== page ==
The Federal Reserve announced Monday Fed Vice Chair for Supervision Michael Barr will lead a review of the supervision and regulation of Silicon Valley Bank in light of the bank’s failure last week which rattled the financial system. The review will be publicly released by May 1.
“The events surrounding Silicon Valley Bank demand a thorough, transparent, and swift review by the Federal Reserve,” Fed Chair Jay Powell said in a statement.
“We need to have humility, and conduct a careful and thorough review of how we supervised and regulated this firm, and what we should learn from this experience,” said Vice Chair Barr.
In his first speech after being confirmed as vice chair in 2022, Barr said the Fed would undertake a “holistic” review of its capital requirements for banks “to understand how they are supporting the resilience of the financial system, individually and in combination.”
The Fed’s review comes as some critics point fingers at a change in capital requirements in 2018-2019 that subjected smaller banks, including Silicon Valley Bank, to less onerous oversight.
Congress and the Trump administration approved some changes in 2018 with a bill that increased the size of banks deemed “systemically important” to $250 billion in assets from $50 billion.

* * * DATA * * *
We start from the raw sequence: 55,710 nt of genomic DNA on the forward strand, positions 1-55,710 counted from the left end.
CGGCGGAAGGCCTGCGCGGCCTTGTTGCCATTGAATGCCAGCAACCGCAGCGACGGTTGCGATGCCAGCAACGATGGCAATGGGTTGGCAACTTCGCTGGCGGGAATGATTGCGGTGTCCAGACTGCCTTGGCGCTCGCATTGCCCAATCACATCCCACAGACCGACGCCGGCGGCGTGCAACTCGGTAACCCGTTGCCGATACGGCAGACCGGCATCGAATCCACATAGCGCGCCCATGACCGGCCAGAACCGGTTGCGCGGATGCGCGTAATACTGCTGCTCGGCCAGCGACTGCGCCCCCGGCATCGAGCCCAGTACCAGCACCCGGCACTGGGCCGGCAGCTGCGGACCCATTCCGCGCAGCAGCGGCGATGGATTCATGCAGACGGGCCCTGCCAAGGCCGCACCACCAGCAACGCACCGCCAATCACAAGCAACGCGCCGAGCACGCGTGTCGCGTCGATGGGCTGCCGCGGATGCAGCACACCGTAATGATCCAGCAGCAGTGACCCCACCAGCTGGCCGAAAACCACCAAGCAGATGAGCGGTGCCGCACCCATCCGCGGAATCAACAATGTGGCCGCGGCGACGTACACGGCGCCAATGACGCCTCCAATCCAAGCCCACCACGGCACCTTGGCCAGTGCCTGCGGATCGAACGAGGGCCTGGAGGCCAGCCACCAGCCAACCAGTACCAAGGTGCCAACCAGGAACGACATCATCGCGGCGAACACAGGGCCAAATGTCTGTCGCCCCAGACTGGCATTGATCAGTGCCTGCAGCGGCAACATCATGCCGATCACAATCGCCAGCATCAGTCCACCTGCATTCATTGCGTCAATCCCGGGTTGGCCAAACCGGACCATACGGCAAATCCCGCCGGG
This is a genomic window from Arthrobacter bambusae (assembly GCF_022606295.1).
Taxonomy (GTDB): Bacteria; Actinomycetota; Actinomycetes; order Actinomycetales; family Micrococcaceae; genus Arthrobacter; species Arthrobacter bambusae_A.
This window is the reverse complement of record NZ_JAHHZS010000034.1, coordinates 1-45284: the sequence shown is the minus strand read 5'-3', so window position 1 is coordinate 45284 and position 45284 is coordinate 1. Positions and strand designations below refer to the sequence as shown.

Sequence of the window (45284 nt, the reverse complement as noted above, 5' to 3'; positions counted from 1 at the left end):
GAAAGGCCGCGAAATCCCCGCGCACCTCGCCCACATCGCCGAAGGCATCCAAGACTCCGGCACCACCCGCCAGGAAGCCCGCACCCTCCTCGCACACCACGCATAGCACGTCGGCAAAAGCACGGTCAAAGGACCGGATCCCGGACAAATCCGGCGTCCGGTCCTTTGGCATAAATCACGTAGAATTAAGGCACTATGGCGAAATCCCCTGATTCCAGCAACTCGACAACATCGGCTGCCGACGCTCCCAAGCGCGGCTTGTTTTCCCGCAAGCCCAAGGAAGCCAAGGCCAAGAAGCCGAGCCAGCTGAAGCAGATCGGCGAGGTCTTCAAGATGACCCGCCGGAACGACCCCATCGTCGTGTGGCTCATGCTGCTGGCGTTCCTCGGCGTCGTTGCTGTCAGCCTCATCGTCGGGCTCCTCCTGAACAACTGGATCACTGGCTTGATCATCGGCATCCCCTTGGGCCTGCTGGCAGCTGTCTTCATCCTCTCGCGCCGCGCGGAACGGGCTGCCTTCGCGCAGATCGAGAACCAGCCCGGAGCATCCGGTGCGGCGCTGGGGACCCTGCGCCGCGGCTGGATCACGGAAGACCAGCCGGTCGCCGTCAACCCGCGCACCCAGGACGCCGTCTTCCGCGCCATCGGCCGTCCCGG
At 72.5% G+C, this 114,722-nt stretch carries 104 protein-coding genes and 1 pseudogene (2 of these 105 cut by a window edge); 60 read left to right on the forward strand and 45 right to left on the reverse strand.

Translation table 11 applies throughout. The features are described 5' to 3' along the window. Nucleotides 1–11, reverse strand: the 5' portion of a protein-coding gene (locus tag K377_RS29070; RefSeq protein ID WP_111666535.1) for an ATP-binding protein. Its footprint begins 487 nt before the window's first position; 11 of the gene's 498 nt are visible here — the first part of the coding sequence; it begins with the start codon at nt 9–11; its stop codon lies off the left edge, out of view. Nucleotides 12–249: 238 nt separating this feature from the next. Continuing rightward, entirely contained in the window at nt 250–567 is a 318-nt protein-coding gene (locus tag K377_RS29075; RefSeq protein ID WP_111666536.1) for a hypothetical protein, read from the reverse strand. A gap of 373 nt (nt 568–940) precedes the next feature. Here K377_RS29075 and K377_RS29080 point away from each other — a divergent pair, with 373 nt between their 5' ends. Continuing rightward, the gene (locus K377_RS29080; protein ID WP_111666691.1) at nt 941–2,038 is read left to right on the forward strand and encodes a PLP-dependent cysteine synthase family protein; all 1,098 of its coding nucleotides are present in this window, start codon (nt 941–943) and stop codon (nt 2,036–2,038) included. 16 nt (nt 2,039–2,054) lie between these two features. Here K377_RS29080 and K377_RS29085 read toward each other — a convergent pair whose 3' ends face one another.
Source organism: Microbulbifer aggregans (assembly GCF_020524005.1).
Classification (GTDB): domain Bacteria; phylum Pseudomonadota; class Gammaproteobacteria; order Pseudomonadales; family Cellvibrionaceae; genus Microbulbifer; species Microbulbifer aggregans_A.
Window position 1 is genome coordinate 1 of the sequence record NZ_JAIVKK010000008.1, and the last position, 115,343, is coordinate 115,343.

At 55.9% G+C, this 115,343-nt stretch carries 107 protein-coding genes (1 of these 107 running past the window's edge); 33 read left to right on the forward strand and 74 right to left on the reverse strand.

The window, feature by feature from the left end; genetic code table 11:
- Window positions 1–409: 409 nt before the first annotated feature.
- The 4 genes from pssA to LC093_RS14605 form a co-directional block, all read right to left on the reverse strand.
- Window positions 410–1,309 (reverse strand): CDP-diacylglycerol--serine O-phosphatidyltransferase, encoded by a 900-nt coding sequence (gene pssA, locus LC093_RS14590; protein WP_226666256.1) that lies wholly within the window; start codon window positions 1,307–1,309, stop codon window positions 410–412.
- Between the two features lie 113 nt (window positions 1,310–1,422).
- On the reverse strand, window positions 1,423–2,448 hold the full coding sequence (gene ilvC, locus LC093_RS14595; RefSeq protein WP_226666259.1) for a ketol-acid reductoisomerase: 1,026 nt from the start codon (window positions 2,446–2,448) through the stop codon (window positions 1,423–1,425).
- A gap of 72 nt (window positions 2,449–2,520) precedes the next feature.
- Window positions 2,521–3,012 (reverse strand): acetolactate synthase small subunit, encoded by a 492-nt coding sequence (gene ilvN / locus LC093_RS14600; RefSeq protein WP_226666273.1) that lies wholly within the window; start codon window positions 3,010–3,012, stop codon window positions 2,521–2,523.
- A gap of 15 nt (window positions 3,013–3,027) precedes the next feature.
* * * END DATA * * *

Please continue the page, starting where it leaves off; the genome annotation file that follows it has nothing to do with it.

The Federal Reserve, FDIC and OCC refined those rules in 2019. Banks below that asset size, which would have included Silicon Valley Bank, would be exempted from the Fed’s annual stress tests.
Some analysts say they expect the central bank could revamp liquidity rules in response to this failure.
Fed officials on Sunday were unwilling to say whether any liquidity or stress test requirements could change for smaller banks in the aftermath of Silicon Valley Bank’s failure, saying they would be focused on drawing appropriate lessons learned in the days, weeks and months to come.
The Fed also decided to exempt some banks with $100-$250 billion in assets from maintaining a ratio showing they had enough high-quality liquid assets to survive a crisis. A lack of liquidity turned out to be a fatal problem for Silicon Valley Bank, as deposits left the bank while the value of its assets declined as interest rates rose.
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